Wizz Air is continuing its search for an investor-partner in Saudi Arabia to set up an airline similar to Wizz Air Abu Dhabi. But also the Airbus A321XLR creates good opportunities to the Hungary-based Low-Cost Carrier.
“We are looking at it, evaluating it, but we need to find an investment partner which wants to work with us,” Wizz Air President Robert Carey told me in Vienna earlier this week. “It should be a joint-venture structure to be a national airline.”
Wizz Air plans to launch 20 routes to Saudi Arabia from 11 European cities to ramp up its operations there. “Three routes will come in 2023,”Wizz Air President Robert Carey
Saudi Arabia sees the growth of its aviation industry as an essential component of its Saudi Vision 2030 plan, a strategic framework to reduce the country’s dependence on oil revenue and diversify its economy. “If you look to the aspiration with the Vision 2030 target, the nation is trying to triple the number of passengers flying to 100 million,” Carey explained.
Carey noted that Wizz Air and Saudi Arabia share ambitions. “They (Saudi Arabia) talk about an 18% growth rate from today, our fleet plan growth is 18%,” he said. “So, we are very similar.”
Wizz Air Abu Dhabi
As for Wizz Air Abu Dhabi, which was launched in January 2021, there are four aircraft based there at present. “The carrier is operating around 30 routes and we will go to eight aircraft during the winter,” Carey said. “Our latest routes announcement has been about flights [from Abu Dhabi] to the Maldives and Kazakhstan. More markets are coming in, like Pakistan.”
Wizz Air Abu Dhabi could operate about 50 aircraft in the future. The Wizz Air Group itself has targeted a fleet of 500 aircraft by the end of the decade. “About 100 to 125 aircraft are dedicated to the East [from Eastern Europe eastward], where Abu Dhabi would be a core,” Casey said.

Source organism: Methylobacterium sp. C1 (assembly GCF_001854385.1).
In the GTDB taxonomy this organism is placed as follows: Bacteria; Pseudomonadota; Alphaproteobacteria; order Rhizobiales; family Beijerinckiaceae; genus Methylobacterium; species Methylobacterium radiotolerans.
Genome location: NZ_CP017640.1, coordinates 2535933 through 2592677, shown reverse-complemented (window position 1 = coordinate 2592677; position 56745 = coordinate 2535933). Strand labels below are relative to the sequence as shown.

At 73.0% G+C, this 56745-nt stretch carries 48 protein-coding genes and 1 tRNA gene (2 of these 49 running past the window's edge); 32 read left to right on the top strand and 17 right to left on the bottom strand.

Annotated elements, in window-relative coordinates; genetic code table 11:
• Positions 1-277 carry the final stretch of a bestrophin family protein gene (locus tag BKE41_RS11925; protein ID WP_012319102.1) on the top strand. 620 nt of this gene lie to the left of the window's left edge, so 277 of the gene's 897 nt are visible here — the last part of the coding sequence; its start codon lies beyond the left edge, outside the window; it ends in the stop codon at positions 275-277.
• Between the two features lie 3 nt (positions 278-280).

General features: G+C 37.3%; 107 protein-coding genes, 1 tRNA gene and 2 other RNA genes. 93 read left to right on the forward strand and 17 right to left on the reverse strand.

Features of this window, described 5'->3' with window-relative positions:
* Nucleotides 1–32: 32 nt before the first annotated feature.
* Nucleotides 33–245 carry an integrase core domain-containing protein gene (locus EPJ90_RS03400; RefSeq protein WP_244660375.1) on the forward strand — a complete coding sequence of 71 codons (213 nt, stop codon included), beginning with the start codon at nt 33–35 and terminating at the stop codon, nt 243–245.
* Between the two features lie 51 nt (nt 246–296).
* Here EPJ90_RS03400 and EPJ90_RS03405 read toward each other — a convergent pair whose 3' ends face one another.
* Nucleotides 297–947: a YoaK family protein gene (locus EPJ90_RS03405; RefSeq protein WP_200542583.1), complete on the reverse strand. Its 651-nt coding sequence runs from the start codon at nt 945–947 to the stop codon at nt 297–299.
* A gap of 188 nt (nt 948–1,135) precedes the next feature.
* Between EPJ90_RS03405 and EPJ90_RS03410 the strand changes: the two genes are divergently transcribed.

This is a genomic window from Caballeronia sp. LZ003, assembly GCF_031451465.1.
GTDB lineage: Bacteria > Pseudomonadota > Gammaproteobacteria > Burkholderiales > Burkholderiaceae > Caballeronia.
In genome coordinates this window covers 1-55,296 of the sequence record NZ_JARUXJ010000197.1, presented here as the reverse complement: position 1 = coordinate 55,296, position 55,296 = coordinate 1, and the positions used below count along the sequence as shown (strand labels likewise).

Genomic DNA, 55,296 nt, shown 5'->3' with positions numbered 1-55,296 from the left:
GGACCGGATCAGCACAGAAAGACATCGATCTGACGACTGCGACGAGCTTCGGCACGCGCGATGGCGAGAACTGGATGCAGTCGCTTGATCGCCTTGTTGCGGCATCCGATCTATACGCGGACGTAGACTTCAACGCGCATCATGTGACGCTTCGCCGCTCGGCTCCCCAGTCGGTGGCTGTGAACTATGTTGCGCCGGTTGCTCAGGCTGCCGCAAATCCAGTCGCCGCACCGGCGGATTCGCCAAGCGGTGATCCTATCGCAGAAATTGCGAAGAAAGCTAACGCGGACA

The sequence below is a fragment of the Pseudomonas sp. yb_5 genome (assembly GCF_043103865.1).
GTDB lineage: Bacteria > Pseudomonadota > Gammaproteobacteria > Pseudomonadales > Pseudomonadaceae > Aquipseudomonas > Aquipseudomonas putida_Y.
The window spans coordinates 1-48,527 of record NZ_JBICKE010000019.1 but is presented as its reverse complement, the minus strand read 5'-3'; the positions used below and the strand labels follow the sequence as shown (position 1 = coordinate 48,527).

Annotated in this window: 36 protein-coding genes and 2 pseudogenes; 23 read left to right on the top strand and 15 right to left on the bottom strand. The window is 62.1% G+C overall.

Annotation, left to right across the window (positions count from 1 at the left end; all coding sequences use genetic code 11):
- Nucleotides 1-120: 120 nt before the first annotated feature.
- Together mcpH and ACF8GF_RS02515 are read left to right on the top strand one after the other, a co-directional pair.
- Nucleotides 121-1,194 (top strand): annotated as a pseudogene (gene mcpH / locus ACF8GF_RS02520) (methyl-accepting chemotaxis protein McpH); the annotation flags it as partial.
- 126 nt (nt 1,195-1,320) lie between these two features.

Regarding traffic rights from Abu Dhabi, as it is not an open-skies market, Carey said it is more complicated, and Wizz Air continues to learn. As a result, Carey says the airline must think about how to approach bilateral markets “to ensure we get access.”
Carey also sees room to grow for Wizz Air in Africa, mainly as flights to North African and West African destinations from Italy or Abu Dhabi. Carey said an issue for opening up traffic to the continent is that “most nations are bilateral-restricted.”
Regarding the Russia-Ukraine war and closed Russian airspace, both markets represented 7% of Wizz Air´s total capacity. However, due to the closed Russian airspace, some routes have been suspended, such as Budapest-Nur Sultan, Kazakhstan and Warsaw-Abu Dhabi.
Tough Winter Ahead
Looking ahead, Carey expects a tough winter. “No doubt there will be high fuel prices, economic downturns, and inflation,” he said. “Consumers have become very cost-sensitive.”
Revenues will be under pressure as customers pursue more cost-effective deals, he added. “That suits us very well, as we are lower-cost providers, being the airline with the lowest costs in Europe,” Carey said. “There have been other crises, but we know the playbook.”
A321XLR Going East, Not West
Robert told me, that Wizz Air expects to take delivery of its first Airbus A321XLR in 2024, with plans to operate the type mainly on routes to the Middle East and Central Asia.